“The Wise Man's Fear was worth waiting for. It’s about as good as this kind of fantasy can possibly get.... This is an extremely immersive story set in a flawlessly constructed world and told extremely well. I don’t want to criticize it and analyse it—I don’t want to step that far away from it. I want to sink down below the surface of it and become completely immersed.”
“In the end, I think that if I distill why I've loved these books so much more than others, it's because of this: They're beautiful. Wise Man's Fear is a BEAUTIFUL book to read. Masterful prose, a sense of cohesion to the storytelling, a wonderful sense of pacing.... None of that is the reason for the awesomeness any more than a single dab of paint is the reason why a Monet is a thing of wonder. But if you step back...you are left with a sense of awe. There is a beauty to Pat's writing that defies description.”
"The best epic fantasy I read last year... I gulped it down in a day, staying up almost to dawn reading, and I am already itching for the next one. He's bloody good, this Rothfuss guy."
Most Helpful Customer Reviews
Patrick Rothfuss has written another exceptional book. It was worth the wait given how brilliant of a book it truly is. Rothfuss really is a great story teller. For a book of nearly 1000 pages it would be easy to assume he weighed it down with excessive words and passages. That, however, wasn't the case at all. Every word, sentence and paragraph lent itself to the overall story. Nothing excessive and nothing wasted. He never bogged the story down with useless information making it so easy to get lost in the story. In this book he continues to develop the story and characters as fully as possible. I felt, while reading and now after completion, that he did a remarkable job establishing and maintaining the relationships between Kvothe and his friends, allies and enemies. His relationship with Denna and Elodin are particularly fascinating. Devi too. Ah, heck, his relationship with everyone is explained and explored brilliantly by Rothfuss. Rothfuss also introduces more characters for us to get to know. One of the things that makes this book and series so unique is that Rothfuss seems to know where he wants to take this story and is following his vision right to the end. He is giving us both the good and bad parts of his characters. Kvothe isn't perfect and neither is anyone else and he explores every side of his characters. We see their virtues and flaws. He just does a remarkable job in his writing style and story telling. I guess, for me, all I can say to sum this up is that I loved this book. I will gladly wait as long as needed if that's what it takes for Rothfuss to deliver another amazing book. I can't wait to see where Kvothe goes next.
The Wise Man's Fear is amazing. He is clever, passionate and has a great sense of humor. I enjoyed reading the original characters' development and meeting new ones. It is a great book of three parts. I found myself pausing and re-reading passages or phrases. Patrick Rothfuss's writing is a pleasure to read. His comedy is as perfectly done as his emotional heart-breaking tragedy. The great plotting and timing and somehow turning the improbable into possible kept me fascinated throughout. This is sheer fun and entertainment that will keep your anxiety at a peek until number three is out.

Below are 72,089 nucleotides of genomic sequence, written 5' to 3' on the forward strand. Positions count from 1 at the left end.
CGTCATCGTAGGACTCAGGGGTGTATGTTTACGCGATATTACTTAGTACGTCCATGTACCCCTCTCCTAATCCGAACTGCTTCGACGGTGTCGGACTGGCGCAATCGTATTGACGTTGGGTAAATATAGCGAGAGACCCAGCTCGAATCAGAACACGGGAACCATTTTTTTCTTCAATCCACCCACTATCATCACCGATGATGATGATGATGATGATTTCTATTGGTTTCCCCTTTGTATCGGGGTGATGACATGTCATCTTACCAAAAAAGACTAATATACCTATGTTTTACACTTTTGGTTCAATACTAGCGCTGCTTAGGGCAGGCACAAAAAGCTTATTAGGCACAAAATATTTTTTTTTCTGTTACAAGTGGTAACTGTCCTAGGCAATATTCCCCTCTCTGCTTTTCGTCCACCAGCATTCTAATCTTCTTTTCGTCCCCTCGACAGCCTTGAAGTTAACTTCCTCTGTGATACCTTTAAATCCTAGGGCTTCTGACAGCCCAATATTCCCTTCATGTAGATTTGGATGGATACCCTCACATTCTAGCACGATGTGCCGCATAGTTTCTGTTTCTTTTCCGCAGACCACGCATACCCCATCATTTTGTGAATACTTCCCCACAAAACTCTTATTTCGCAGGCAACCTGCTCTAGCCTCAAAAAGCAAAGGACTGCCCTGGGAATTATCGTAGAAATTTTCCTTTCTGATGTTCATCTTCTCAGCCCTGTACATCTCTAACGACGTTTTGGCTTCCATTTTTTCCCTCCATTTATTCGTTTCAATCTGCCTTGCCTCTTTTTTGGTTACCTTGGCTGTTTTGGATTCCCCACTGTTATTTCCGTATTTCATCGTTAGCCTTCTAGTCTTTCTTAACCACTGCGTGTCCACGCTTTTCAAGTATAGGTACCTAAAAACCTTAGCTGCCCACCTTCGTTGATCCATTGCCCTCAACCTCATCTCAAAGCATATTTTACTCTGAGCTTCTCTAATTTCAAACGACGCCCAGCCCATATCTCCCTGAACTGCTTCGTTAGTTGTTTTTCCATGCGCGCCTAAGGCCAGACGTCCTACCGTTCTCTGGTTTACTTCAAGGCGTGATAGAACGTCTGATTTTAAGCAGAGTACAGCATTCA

This wasn't the review I wanted to write, but rather a response to the whining review that came up when I went to 'review' wherin the Ebook price was the issue. I read a LOT and this series may just be the most enjoyable one EVER. I read fast and I spent 18 hours yesterday and just under 19 hours today with a literal all nighter finishing now at 4:42 AM. how can that not be worth $15 ? 41 CENTS per hour is cheap entertainment these days. Hey if you gotta save WAIT. DON'T whine. There's this amazing thing called a library and another called a second hand bookstore....Or there's a lend function for ebooks. I for one want the author and the publisher to get theirs for bringing it so that they will have the incentive to KEEP up the good work.
Kvothe of the Waystone Inn continues to tell his life history as he sought information and risked his life many times over to learn information about the mythical Chandrian seven; demi deities who brutally murdered his parents leaving him an orphaned child. Kyothe explains he entered the University, but was expelled when he alienated a noble. From school he traveled to Vintas where he got into local politics when he learned of a planned assassination attempt. Adem mercenaries put him on trial and he ended the terror of the King's Road. His escapades led to the lure of Felurian the fae in her realm in which he is the first mortal to escape her seduction while staying sane. Whether he burned down Trebon or chatted with Gods, Kyothe remained resolute that his life's work is to kill the Chadrian. Kvothe has seen much more than any person has ever seen; been to places few believe exists; and conversed with Gods some no longer worshipped and feared. He knows he has become part of the mythos; but, no man can live up to the whispers of the legend they have become, not even Kyothe the wanderer. The second Kingkiller Chronicle (see The Name of the Wind) is a great epic fantasy starring an intriguing lead character. Kyothe has dedicated his life to one goal, but to achieve his obsession he ends up doing a myriad of seemingly sidebar escapades; but these like his time with the Adem and his one night with Felurian enhance his skills as he prepares for the confrontation that he seeks. Although there is repetitive emotional angst (to be expected in a tome just under a thousand pages), fans will relish more of Kyothe's adventures of how an orphan has become the most infamous wizard the world has ever known. Harriet Klausner